North Fork Animal Welfare League rescues Osprey in Cutchogue

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05/28/2017 6:00 AM |

When North Fork Animal Welfare League executive director Gillian Wood Pultz received a report Monday about an osprey floundering in the middle of Wickham Creek in Cutchogue, her initial thought was that it had become tangled in fishing wire. That’s usually the case. 

But when she arrived at the shoreline, she saw something unique in her two decades of rescuing animals: an osprey with its toe caught in a large clam.

“When I saw the clam, I thought, ‘How did this happen?’ı” Ms. Wood Pultz recalled in an interview Tuesday, adding that this is the first clam-related animal injury she’s encountered.

When asked if she might guess how the bird got caught, Ms. Wood Pultz said perhaps the clam was open at one point and closed onto the osprey’s toe.

Ms. Wood Pultz said NFAWL acts as a first responder for animal emergency calls. After arriving at a scene, NFAWL personnel assess the situation and either immediately transport an injured animal to North Fork Animal Hospital in Southold or call the Wildlife Rescue Center of the Hamptons to handle the emergency.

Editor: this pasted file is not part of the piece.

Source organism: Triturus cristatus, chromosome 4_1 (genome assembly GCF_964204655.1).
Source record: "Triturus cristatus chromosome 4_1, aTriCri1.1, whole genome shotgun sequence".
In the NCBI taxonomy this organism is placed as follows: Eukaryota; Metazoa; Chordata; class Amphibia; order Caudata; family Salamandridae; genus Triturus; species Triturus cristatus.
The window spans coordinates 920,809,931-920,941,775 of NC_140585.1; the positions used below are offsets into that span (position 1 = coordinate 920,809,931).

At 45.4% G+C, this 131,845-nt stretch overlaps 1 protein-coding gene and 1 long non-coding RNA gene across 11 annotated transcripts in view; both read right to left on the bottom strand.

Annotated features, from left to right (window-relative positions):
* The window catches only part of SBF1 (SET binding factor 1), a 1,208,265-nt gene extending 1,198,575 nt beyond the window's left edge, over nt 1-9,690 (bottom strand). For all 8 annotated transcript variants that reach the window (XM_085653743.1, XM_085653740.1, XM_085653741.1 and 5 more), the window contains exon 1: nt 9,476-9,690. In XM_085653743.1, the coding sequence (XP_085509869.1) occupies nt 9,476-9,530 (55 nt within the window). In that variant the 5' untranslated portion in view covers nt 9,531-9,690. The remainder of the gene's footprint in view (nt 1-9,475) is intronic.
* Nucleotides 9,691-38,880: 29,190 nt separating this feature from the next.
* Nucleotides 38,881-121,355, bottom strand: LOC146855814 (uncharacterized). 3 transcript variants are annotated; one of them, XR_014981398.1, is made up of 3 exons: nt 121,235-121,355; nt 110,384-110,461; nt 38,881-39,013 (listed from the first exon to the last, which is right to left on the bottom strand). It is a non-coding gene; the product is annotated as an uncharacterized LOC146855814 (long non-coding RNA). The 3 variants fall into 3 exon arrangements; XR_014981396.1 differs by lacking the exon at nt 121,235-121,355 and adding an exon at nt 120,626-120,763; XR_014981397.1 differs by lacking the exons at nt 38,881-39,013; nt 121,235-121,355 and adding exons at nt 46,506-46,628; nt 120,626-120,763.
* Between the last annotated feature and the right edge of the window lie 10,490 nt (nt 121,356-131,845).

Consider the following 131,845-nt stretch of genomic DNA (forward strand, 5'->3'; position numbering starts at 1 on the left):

Ms. Wood Pultz said she got a call around 1:30 p.m. Monday from Deborah Doty, an NFAWL adopter, who spotted the struggling osprey from her kayak.

By the time she arrived, the bird was near the shoreline and weighed down by the clam, which she described as “the size of a fist.”

Elizabeth Rolison Courtesy Photos

Ms. Wood Pultz said nearby resident Tom Wacker came to help, bringing out a long crab net that they used to catch the bird. Once she restrained the osprey by grabbing hold of its beak and feet, Mr. Wacker used scissors to release the clam.

“No crying, no noise, no real struggle,” Ms. Wood Pultz said when asked if the bird put up a fight. “No lacerations on the toe and it didn’t look broken.”

She doesn’t know the osprey’s gender and, based on its size, believes it’s fairly young. After it was freed, Ms. Wood Pultz told Mr. Wacker to call her if the bird didn’t fly away within 20 minutes.

As she started to leave a few minutes later, the bird flew off.

“I was extremely pleased,” she said. “It was a good ending.”

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